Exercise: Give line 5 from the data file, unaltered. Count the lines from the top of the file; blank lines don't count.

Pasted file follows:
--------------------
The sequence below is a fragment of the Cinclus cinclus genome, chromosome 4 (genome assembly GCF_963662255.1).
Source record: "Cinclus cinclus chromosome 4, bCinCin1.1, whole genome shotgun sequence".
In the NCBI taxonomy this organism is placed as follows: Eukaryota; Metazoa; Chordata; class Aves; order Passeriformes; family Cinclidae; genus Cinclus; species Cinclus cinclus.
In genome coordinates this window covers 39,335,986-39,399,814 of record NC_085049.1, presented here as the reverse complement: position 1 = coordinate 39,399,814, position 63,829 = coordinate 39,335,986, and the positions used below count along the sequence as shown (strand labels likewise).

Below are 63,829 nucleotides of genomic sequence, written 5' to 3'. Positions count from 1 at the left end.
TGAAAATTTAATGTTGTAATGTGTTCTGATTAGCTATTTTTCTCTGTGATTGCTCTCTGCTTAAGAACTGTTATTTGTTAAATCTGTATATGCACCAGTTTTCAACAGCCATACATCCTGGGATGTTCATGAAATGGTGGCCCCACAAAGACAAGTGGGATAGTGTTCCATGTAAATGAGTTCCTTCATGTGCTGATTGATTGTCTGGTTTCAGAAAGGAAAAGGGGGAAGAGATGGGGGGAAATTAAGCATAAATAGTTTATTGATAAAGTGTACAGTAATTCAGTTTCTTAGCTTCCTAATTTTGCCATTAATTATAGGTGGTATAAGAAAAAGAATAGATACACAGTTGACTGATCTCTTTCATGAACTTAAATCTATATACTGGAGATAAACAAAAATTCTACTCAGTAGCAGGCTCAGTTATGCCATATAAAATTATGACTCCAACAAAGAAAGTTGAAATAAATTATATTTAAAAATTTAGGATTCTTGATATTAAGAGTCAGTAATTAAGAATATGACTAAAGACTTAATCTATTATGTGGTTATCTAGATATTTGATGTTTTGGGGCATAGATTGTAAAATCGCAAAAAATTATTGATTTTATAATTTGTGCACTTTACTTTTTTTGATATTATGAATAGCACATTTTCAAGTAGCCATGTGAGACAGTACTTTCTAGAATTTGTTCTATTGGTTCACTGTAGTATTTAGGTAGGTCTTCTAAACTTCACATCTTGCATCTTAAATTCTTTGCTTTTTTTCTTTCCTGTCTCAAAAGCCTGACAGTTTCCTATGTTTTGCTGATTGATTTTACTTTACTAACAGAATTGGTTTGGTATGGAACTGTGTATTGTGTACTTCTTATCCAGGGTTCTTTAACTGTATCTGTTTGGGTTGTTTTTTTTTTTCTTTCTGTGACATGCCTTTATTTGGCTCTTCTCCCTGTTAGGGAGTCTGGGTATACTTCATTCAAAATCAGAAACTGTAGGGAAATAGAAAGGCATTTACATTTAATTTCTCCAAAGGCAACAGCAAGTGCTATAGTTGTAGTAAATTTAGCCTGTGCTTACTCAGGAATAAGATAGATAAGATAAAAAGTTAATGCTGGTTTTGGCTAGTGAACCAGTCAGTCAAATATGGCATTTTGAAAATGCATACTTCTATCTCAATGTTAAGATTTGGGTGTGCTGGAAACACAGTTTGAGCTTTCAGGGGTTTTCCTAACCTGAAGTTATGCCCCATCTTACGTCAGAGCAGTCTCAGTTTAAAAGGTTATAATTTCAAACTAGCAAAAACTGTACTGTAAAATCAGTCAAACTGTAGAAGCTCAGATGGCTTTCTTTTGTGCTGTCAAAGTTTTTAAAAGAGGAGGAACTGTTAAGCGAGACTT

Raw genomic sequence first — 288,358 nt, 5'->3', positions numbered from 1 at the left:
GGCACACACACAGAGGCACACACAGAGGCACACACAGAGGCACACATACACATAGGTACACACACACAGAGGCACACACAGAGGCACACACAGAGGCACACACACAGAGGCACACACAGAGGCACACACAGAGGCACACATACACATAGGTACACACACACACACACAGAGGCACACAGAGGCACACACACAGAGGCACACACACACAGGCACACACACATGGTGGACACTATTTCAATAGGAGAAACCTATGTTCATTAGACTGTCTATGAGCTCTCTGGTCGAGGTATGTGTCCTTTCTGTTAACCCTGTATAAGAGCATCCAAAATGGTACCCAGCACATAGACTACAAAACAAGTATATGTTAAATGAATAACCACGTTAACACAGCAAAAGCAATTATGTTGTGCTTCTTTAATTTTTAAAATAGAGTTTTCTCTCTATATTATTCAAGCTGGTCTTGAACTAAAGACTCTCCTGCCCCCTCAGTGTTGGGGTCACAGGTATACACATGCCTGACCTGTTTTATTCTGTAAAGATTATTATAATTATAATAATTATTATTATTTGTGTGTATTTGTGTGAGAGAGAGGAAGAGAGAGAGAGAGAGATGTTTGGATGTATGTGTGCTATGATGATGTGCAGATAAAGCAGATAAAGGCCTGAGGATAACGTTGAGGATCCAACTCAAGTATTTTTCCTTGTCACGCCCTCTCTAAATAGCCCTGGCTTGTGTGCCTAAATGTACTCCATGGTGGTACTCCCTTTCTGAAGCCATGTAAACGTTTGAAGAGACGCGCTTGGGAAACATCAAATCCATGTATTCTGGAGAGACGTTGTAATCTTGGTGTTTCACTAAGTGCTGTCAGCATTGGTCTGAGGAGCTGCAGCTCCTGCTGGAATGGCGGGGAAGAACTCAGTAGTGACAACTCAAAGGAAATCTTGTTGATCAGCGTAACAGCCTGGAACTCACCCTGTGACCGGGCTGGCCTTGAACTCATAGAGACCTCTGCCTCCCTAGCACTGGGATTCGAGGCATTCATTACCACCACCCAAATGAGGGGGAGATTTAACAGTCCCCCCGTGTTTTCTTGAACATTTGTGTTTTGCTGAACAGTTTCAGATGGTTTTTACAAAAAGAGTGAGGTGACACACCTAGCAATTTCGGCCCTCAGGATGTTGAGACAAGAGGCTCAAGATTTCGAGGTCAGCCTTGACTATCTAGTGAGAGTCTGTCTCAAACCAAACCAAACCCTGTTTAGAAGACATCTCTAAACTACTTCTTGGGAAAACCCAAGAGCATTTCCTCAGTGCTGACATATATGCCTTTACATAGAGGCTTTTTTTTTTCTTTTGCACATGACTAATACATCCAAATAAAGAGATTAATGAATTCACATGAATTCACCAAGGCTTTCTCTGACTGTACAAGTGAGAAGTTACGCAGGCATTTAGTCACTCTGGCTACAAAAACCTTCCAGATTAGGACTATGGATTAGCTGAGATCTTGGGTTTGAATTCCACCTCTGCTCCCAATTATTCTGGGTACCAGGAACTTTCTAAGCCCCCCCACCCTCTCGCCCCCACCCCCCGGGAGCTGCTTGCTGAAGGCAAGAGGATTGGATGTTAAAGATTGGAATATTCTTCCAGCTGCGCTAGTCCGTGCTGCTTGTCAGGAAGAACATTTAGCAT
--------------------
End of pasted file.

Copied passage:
Below are 63,829 nucleotides of genomic sequence, written 5' to 3'. Positions count from 1 at the left end.